NASA's Mars Exploration Robotic Rover Opportunity has reached the Red Planet's Endeavour crater, and the first rock it examined itself is creating waves among astronomers.
Opportunity's findings and data from the upcoming Mars Science Laboratory are expected to play a key role in advancing possible future human missions to Mars and other planets.
Scientists say the first rock examined by Opportunity is similar to volcanic rocks, but contains more zinc and bromine. The findings assume significance as on Earth zinc is commonly found in rocks that have been exposed to hot water and support earlier findings that life may have once existed on Mars.
Earlier observations by Mars orbiters have suggested that rock exposures on Endeavour's rim and clay minerals that form in less-acidic wet conditions are possibly more favorable for life.
Opportunity arrived at the western rim of 13-mile-diameter Endeavour crater three weeks ago. The first rock it examined, informally named Tisdale 2, is flat-topped and about the size of a footstool and was apparently excavated by an impact that dug a crater the size of a tennis court into the crater's rim.
This is different from any rock ever seen on Mars, said Steve Squyres, principal investigator for Opportunity at Cornell University in Ithaca, N.Y. It has a composition similar to some volcanic rocks, but there's much more zinc and bromine than we've typically seen. We are getting confirmation that reaching Endeavour really has given us the equivalent of a second landing site for Opportunity.
The diversity of fragments in Tisdale 2 could be a prelude to other minerals Opportunity might find at Endeavour. In the past two weeks, researchers have used an instrument on the rover's robotic arm to identify elements at several spots on Tisdale 2.
Discontinuous ridges are all that remains of the ancient crater's rim. The ridge at the section of the rim where Opportunity arrived is named Cape York. A gap between Cape York and the next rim fragment to the south is called Botany Bay.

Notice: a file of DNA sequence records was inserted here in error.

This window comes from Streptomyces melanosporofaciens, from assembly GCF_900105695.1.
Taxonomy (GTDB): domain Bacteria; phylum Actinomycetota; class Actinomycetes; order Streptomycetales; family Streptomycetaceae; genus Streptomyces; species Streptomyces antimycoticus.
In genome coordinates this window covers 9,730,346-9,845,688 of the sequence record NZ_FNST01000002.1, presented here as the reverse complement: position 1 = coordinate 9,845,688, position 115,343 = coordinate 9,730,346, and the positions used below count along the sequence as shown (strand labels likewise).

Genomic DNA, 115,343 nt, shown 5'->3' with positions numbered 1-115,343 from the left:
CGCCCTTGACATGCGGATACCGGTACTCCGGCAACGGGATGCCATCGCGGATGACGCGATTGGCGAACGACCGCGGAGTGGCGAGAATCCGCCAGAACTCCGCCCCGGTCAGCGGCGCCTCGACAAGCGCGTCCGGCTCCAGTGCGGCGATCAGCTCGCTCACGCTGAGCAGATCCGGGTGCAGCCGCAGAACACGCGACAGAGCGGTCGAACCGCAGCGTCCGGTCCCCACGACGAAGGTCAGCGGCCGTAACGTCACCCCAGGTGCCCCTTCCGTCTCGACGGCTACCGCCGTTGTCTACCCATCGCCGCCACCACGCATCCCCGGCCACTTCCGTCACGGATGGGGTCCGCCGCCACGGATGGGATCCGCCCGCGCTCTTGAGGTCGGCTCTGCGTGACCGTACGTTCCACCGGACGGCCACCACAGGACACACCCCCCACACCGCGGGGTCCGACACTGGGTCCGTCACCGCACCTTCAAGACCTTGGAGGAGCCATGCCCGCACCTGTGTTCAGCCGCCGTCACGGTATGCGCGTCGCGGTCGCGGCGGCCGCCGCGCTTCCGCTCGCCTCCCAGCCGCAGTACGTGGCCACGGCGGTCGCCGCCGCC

Opportunity and its rover twin, Spirit, completed three-month prime missions in April 2004 and continued working for years of extended missions. Both have made important discoveries about wet environments on ancient Mars that may have been favorable for supporting microbial life. Spirit ended communications in March 2010, but Opportunity continues to send data.
We have a very senior rover in good health for having already worked 30 times longer than planned, said John Callas, project manager for Opportunity at NASA's Jet Propulsion Laboratory in Pasadena, Calif.
But Callas warned, At any time, we could lose a critical component on an essential rover system, and the mission would be over. Or, we might still be using this rover's capabilities beneficially for years. There are miles of exciting geology to explore at Endeavour crater.
With in-situ work finishing at Tinsdale 2, Opportunity will next be directed to drive away and head to the northeast where the iron magnesium steatite clays are seen from orbit.
Opportunity is a six-wheeled, solar-powered robot measuring about 4.9 feet high, 7.5 feet wide and weighing 400 pounds. The robot's solar arrays generate about 140 watts for up to four hours per Martian day (sol) while rechargeable lithium ion batteries store energy for use at night.
Communications from the robot depend on two antennas -- high-gain and low-gain -- both in direct contact with Earth. A low gain antenna is also used to relay data to spacecraft orbiting Mars.
Opportunity's total odometry, which indicates how far a robot is traveled, is 20.83 miles (33,525.68 meters, or 33.53 kilometers).
Meanwhile, NASA is expected to launch its next-generation Mars rover, Curiosity, between Nov. 25 and Dec. 18. The $2.5 billion rover, which would land on Mars in August 2012, is considered as one of the most advanced rovers yet.
JPL manages the Mars Exploration Rover Project for NASA's Science Mission Directorate in Washington.